You can't just hand a computer geek a software package and expect him to have an operating station. Somewhere along the line you need to know radio skills to accomplish a QSO.

Easier? I would argue that all advances have made HR easier in their own way. Otherwise we would all still be using spark gap transmitters yet. Or we would still have big boxes of tubes instead of SDR transceivers. Or we would look for DX only with our ears instead of a waterfall display.

Do nothing for DXCC? Totally impossible without radio skills. Just that things like FT8 and other digital modes take the place of a CW key or a mic. But the computer still needs to be plugged into that magic box that sends and receives those modes from around the world and even the moon. And no matter what you run through that magic box, you still need to be a HR OP to make things work. And that's not nothing.
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73, Stan
Wisdom is knowledge you gain after you know it all.
N0YXB
Member

Posts: 1558




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« Reply #34 on: February 14, 2019, 12:09:31 PM »

Easier? I would argue that all advances have made HR easier in their own way. Otherwise we would all still be using spark gap transmitters yet. Or we would still have big boxes of tubes instead of SDR transceivers. Or we would look for DX only with our ears instead of a waterfall display.

Do nothing for DXCC? Totally impossible without radio skills. Just that things like FT8 and other digital modes take the place of a CW key or a mic. But the computer still needs to be plugged into that magic box that sends and receives those modes from around the world and even the moon. And no matter what you run through that magic box, you still need to be a HR OP to make things work. And that's not nothing.

Indeed! To me this boils down to a silly argument about protocols or modulation methods. If someone likes CW, that's great, have fun. Rather operate FT8, or RTTY, or SSB, or AM? Well that's great too, have fun.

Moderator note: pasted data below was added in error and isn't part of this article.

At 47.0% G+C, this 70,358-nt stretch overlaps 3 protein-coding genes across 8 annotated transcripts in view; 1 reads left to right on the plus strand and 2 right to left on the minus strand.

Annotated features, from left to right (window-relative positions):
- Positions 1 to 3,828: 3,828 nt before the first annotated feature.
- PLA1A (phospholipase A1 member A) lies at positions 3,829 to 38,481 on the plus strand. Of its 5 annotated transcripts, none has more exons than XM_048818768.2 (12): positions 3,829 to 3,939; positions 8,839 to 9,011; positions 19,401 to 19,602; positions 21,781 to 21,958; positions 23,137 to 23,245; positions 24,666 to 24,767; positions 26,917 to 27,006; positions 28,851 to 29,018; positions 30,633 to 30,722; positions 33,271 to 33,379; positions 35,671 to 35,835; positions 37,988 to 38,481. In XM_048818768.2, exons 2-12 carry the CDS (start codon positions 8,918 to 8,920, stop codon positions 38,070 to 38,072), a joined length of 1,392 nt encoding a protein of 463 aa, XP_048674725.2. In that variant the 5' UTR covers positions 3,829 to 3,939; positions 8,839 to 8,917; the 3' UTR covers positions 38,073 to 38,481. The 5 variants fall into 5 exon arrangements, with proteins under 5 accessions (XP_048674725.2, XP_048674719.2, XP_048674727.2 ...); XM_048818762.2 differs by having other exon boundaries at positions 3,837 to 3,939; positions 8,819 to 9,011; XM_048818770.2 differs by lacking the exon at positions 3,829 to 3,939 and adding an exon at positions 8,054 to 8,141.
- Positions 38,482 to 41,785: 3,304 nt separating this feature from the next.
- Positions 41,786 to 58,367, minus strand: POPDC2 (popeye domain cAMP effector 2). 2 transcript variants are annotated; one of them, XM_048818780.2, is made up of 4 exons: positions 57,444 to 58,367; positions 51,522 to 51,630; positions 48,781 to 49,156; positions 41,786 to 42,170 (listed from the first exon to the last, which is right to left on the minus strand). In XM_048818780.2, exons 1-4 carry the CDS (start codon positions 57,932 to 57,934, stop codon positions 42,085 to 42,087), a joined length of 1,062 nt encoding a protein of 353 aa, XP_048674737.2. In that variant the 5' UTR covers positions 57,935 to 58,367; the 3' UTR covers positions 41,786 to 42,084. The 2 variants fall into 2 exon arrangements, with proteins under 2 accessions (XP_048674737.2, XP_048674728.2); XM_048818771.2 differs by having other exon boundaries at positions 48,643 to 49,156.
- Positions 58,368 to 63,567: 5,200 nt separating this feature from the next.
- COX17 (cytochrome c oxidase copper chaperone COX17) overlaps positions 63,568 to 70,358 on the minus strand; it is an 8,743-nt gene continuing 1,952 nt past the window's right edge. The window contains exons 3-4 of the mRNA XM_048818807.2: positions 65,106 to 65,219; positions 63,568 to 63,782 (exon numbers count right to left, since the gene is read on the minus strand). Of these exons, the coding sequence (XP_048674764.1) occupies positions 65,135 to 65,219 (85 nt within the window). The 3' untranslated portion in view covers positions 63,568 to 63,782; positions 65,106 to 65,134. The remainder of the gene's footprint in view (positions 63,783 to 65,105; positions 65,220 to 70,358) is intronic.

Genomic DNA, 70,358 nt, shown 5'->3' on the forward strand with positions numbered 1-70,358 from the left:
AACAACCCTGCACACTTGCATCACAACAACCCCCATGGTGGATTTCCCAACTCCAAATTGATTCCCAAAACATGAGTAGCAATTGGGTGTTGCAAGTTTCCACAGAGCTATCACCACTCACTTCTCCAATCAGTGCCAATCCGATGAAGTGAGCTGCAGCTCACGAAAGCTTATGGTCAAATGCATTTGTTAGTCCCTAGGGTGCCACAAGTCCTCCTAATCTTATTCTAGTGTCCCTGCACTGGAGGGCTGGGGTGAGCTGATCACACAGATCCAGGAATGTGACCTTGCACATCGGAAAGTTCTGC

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K7KB
Member

Posts: 797




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« Reply #35 on: February 17, 2019, 10:22:11 PM »

Recent "advances" in amatuer radio have the same consequences , Is an Operator an operator if he doesn't do anything ? Should you receive a DXCC for doing nothing ? Because thats where we are headed. If we are not there now we'll be there soon.
Advances in HR are just that...steps forward with new technologies. But the key ingredient that remains is radio. You still need to be able to transmit and receive. You still need antennas and feedlines. You still need to know propagation. You still need skills to operate the equipment.

You can't just hand a computer geek a software package and expect him to have an operating station. Somewhere along the line you need to know radio skills to accomplish a QSO.

Easier? I would argue that all advances have made HR easier in their own way. Otherwise we would all still be using spark gap transmitters yet. Or we would still have big boxes of tubes instead of SDR transceivers. Or we would look for DX only with our ears instead of a waterfall display.

Do nothing for DXCC? Totally impossible without radio skills. Just that things like FT8 and other digital modes take the place of a CW key or a mic. But the computer still needs to be plugged into that magic box that sends and receives those modes from around the world and even the moon. And no matter what you run through that magic box, you still need to be a HR OP to make things work. And that's not nothing.

+1 You nailed it Stan.
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K0UA
Member

Posts: 4786




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« Reply #36 on: February 19, 2019, 02:00:10 PM »

Easier? I would argue that all advances have made HR easier in their own way. Otherwise we would all still be using spark gap transmitters yet. Or we would still have big boxes of tubes instead of SDR transceivers. Or we would look for DX only with our ears instead of a waterfall display.

Do nothing for DXCC? Totally impossible without radio skills. Just that things like FT8 and other digital modes take the place of a CW key or a mic. But the computer still needs to be plugged into that magic box that sends and receives those modes from around the world and even the moon. And no matter what you run through that magic box, you still need to be a HR OP to make things work. And that's not nothing.

Indeed! To me this boils down to a silly argument about protocols or modulation methods. If someone likes CW, that's great, have fun. Rather operate FT8, or RTTY, or SSB, or AM? Well that's great too, have fun.

Amen x2
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73  James K0UA
ARRL Missouri Technical Specialist